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Effects of normative influence and conformity in social groups

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After Philip Zimbardo’s introduction to the topic the video above shows one of the classic experiments in social psychology.

Solomon Asch conducted those series of experiments in 1951 to investigate the extent to which social pressure from a majority group could affect a minority.
These findings are important for meetings or workshops, especially in brainstorming situations and also for focus groups: Gerald (1955) found that conformity even increases if the group members are interdependent – a situation which often occurs in meetings within a work/project context.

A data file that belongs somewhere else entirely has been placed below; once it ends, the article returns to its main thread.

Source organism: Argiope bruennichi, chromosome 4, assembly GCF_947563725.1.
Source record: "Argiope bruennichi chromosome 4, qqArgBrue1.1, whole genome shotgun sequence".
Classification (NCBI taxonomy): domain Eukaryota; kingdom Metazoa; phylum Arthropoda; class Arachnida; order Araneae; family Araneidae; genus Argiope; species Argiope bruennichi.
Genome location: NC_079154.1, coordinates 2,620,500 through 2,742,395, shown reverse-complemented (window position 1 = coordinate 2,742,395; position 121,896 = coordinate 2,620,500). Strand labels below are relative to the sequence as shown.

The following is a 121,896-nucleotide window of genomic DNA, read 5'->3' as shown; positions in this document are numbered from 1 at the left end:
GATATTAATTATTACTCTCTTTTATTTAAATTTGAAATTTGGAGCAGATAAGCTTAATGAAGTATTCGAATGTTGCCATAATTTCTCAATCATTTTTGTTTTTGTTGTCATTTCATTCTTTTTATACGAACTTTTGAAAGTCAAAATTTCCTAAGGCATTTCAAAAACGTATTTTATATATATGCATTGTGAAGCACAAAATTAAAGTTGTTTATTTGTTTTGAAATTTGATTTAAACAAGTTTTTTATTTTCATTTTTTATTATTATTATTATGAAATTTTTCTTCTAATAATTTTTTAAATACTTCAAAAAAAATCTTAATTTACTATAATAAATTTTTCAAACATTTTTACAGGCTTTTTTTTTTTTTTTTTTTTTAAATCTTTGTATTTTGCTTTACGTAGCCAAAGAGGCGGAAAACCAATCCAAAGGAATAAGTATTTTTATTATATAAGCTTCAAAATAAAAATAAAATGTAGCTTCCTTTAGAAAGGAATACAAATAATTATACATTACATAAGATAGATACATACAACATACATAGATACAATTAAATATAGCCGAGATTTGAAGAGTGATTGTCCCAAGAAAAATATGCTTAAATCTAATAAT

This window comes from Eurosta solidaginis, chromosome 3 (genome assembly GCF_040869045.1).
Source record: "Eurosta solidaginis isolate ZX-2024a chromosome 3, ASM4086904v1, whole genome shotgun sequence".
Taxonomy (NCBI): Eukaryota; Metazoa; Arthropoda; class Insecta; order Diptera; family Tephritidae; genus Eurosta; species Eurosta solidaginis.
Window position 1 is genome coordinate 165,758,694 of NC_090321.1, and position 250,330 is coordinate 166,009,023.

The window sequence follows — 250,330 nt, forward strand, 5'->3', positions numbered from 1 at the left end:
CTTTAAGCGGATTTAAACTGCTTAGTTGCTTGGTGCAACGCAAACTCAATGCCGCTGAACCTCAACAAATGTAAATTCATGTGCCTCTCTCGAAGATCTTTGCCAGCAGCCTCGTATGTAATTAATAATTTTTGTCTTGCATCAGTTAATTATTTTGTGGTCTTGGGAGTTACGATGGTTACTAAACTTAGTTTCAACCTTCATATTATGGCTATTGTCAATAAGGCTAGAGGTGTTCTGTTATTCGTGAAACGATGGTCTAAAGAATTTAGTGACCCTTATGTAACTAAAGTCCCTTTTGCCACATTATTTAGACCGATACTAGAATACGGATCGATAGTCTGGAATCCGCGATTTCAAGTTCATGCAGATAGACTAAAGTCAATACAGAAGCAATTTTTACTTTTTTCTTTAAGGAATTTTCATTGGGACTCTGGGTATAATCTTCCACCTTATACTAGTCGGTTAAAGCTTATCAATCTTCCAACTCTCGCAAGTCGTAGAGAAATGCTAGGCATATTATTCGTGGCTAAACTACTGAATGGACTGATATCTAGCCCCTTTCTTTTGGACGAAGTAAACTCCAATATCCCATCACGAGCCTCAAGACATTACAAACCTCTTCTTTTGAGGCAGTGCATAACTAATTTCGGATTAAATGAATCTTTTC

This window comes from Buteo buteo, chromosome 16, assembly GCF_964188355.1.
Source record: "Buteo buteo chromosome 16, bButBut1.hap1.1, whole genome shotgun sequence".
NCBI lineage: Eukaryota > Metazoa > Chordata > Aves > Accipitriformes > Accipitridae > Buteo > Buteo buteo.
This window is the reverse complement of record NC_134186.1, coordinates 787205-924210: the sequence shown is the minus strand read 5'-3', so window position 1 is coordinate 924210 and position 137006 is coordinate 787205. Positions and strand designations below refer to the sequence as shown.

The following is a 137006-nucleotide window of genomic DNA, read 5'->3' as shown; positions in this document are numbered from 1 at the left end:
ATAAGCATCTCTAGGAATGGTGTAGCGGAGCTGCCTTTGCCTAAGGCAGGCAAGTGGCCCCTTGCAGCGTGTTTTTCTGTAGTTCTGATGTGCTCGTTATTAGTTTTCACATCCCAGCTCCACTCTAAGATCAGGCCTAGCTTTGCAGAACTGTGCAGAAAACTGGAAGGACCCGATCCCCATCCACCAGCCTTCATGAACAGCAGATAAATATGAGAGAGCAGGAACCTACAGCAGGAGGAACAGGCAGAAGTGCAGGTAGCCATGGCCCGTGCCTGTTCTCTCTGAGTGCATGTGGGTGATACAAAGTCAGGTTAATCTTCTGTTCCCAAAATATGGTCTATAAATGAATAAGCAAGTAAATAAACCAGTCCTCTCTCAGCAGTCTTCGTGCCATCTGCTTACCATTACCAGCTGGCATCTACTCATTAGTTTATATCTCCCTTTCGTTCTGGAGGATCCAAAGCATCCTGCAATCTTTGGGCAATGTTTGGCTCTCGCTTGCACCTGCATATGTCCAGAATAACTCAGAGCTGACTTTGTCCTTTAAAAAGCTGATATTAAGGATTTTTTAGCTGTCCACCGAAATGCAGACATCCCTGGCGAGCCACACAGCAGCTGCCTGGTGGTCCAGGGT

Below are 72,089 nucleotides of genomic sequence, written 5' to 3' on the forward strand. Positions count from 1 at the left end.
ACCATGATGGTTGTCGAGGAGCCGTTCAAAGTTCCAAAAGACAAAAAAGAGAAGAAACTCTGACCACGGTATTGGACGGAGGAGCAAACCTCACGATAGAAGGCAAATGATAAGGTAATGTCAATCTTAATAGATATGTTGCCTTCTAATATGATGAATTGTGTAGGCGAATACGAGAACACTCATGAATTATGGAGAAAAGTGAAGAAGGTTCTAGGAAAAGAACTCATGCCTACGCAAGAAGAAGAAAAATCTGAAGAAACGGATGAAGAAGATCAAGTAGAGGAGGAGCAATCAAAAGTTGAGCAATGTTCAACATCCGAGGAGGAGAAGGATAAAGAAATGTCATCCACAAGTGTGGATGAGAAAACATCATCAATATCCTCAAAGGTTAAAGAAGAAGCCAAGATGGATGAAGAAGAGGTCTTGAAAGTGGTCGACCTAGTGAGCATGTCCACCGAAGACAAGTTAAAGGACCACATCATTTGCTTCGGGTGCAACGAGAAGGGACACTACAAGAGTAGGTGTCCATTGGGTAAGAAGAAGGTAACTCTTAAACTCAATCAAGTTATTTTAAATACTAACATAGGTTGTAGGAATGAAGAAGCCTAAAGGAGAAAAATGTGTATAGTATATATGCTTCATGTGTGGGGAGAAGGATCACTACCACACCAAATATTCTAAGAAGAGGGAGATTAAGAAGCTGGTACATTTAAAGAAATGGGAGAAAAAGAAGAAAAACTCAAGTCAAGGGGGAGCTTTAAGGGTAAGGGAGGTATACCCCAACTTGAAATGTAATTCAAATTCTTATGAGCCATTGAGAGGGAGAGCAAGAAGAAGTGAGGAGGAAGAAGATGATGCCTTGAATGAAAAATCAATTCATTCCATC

Asch also found that conformity is less dominant when decreasing the size of the majority (Asch, 1956): The bigger the majority group the more people confirmed (but only up to a certain point)
Additional studies by Allen & Levine (1968) showed that if there is an ally within the group conformity dropped because people that share views which are disagreeing with views of the majority may prevent other individuals staying quiet or agree with the majority because of fearing social sanctions when saying what they actually think.

Of course, conformity could be reduced also when people are not forced to make their opinion public.

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